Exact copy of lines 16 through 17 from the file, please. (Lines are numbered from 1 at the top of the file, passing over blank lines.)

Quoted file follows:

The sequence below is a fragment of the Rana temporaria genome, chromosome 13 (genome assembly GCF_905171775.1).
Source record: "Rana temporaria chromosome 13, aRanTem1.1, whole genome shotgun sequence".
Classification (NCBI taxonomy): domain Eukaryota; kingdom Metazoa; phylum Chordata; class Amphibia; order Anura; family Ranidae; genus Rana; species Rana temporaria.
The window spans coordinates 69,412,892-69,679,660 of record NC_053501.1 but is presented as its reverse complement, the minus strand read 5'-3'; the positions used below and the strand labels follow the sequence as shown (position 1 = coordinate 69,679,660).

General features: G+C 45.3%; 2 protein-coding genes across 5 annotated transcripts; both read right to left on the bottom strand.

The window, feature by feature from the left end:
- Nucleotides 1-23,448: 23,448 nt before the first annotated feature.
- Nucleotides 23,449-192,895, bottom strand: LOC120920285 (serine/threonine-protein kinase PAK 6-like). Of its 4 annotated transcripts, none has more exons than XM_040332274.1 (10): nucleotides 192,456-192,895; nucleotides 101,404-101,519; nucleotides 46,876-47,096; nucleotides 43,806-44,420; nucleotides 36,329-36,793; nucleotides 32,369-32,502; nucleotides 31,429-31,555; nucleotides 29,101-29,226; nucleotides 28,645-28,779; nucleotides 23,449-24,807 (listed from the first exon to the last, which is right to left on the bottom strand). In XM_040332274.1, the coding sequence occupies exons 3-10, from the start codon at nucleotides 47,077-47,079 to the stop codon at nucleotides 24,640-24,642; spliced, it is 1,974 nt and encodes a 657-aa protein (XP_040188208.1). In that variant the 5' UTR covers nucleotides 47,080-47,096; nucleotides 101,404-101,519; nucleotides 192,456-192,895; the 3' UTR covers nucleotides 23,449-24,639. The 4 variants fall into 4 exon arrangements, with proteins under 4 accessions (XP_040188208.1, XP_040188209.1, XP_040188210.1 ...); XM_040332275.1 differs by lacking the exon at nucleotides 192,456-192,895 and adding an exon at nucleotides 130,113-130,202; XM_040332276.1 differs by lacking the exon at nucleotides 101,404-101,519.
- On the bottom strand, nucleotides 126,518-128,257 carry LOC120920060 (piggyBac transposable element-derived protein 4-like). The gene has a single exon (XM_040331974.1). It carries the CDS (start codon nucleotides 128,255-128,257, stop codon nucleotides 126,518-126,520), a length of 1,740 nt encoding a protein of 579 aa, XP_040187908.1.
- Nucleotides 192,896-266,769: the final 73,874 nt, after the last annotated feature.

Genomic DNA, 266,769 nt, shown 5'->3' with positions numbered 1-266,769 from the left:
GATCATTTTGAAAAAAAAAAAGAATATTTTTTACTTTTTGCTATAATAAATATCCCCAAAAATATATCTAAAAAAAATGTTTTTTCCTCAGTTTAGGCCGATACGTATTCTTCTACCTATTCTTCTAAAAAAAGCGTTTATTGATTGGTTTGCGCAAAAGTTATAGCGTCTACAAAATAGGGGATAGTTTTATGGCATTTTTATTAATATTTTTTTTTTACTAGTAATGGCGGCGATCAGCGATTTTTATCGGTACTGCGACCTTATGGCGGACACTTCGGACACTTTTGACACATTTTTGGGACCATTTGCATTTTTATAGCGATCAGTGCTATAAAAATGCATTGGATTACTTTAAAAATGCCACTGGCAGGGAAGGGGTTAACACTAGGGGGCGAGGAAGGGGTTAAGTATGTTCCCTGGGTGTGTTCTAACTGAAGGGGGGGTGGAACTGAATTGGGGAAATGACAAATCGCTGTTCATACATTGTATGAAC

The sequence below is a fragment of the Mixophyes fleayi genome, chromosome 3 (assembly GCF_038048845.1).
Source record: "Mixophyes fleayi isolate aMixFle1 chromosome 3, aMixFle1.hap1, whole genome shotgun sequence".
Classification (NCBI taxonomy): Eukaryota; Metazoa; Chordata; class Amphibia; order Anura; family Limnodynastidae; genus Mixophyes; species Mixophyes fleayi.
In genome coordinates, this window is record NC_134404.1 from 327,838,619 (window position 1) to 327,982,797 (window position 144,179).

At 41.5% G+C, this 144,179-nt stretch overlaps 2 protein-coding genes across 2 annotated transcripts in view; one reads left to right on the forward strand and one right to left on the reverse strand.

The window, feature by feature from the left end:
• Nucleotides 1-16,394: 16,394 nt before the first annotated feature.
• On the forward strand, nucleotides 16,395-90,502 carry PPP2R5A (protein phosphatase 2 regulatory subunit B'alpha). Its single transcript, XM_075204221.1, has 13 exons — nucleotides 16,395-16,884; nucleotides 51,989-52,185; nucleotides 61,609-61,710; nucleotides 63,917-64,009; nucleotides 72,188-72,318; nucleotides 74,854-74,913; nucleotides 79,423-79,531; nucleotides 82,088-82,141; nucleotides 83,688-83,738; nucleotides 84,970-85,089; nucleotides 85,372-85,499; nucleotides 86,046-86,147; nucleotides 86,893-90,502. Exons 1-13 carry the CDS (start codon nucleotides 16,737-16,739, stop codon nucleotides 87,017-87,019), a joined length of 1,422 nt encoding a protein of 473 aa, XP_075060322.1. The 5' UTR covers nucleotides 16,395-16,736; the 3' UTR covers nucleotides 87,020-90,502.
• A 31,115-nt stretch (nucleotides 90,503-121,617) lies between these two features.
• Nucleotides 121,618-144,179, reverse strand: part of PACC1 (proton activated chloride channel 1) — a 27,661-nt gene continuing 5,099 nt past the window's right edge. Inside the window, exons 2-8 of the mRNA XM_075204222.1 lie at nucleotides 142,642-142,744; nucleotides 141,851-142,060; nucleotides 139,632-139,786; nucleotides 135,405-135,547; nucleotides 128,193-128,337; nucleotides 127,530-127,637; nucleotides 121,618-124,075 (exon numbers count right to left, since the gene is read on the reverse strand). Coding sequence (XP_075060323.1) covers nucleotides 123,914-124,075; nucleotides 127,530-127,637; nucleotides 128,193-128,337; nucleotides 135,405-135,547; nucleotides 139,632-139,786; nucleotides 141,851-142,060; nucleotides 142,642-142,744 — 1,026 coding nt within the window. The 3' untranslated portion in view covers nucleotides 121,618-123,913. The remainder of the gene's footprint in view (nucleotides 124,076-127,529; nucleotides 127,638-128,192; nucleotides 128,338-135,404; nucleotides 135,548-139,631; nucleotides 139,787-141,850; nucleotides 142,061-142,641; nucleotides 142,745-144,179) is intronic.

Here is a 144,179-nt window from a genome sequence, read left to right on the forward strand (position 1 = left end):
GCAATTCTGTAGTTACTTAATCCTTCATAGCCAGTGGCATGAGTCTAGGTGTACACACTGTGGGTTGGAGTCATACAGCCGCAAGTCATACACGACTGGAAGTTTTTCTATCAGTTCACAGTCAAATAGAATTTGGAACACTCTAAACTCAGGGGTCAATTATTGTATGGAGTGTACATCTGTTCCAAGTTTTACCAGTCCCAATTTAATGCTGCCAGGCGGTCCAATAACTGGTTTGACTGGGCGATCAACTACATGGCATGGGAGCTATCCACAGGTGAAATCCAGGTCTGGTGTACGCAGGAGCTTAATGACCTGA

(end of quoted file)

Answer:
In genome coordinates, this window is record NC_134404.1 from 327,838,619 (window position 1) to 327,982,797 (window position 144,179).

At 41.5% G+C, this 144,179-nt stretch overlaps 2 protein-coding genes across 2 annotated transcripts in view; one reads left to right on the forward strand and one right to left on the reverse strand.